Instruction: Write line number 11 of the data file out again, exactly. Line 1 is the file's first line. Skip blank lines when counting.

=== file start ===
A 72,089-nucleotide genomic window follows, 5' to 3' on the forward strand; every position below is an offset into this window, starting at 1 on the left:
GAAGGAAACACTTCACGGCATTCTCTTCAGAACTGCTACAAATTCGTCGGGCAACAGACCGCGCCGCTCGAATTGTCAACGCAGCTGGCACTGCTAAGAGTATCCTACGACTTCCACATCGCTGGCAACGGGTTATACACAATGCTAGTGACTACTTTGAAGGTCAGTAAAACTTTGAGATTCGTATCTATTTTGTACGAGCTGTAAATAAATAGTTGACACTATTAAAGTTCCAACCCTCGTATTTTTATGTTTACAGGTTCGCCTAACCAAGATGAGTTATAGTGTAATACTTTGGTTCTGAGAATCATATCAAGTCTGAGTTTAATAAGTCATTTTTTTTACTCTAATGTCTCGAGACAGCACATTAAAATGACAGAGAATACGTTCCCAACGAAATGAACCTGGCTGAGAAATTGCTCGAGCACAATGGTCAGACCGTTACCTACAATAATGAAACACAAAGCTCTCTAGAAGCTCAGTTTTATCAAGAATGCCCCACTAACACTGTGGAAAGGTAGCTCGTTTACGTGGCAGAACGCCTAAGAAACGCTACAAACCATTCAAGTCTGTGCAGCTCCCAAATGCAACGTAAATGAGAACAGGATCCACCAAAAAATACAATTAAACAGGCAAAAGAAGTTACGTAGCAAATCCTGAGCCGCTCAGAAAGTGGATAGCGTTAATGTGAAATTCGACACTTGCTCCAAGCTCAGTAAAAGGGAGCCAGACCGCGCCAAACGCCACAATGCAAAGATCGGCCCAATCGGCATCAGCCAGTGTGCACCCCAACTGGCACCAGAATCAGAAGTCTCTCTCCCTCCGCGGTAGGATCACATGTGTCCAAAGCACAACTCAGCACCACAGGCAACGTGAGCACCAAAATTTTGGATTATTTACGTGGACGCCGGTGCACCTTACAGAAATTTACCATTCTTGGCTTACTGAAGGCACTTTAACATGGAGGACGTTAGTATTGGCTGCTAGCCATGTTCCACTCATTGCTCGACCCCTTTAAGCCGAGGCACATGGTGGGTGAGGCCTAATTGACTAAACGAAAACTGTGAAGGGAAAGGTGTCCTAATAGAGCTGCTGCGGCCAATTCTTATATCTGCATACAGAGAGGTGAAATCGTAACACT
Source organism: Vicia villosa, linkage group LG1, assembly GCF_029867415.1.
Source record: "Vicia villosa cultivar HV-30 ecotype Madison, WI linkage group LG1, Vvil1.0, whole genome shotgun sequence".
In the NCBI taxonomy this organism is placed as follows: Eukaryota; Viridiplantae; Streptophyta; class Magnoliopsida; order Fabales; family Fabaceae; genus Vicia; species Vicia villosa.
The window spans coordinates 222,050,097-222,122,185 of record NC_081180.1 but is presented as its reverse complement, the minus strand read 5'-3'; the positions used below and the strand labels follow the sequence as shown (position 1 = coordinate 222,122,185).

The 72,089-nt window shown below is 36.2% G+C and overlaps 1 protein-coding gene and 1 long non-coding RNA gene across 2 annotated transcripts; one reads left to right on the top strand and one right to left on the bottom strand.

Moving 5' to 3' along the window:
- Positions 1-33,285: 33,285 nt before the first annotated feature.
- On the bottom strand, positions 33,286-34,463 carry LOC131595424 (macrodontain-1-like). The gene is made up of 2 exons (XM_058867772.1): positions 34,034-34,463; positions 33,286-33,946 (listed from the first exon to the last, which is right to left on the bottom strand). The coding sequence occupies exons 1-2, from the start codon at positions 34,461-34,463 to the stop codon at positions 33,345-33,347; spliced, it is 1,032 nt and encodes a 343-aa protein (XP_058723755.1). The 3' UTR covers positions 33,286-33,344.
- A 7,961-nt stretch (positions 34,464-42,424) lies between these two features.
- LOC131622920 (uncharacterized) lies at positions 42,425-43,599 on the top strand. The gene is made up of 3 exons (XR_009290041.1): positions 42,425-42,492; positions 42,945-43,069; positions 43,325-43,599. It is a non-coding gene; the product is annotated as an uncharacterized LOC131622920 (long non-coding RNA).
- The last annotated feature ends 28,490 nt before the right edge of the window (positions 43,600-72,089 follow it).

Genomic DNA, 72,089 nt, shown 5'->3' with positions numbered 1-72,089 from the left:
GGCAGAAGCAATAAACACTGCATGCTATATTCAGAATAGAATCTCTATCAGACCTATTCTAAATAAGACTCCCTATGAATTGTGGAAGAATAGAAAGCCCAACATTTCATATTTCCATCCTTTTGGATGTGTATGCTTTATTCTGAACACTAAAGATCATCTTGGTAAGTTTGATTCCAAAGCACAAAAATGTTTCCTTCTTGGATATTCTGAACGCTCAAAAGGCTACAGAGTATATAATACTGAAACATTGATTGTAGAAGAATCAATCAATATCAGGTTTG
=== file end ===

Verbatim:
- A 7,961-nt stretch (positions 34,464-42,424) lies between these two features.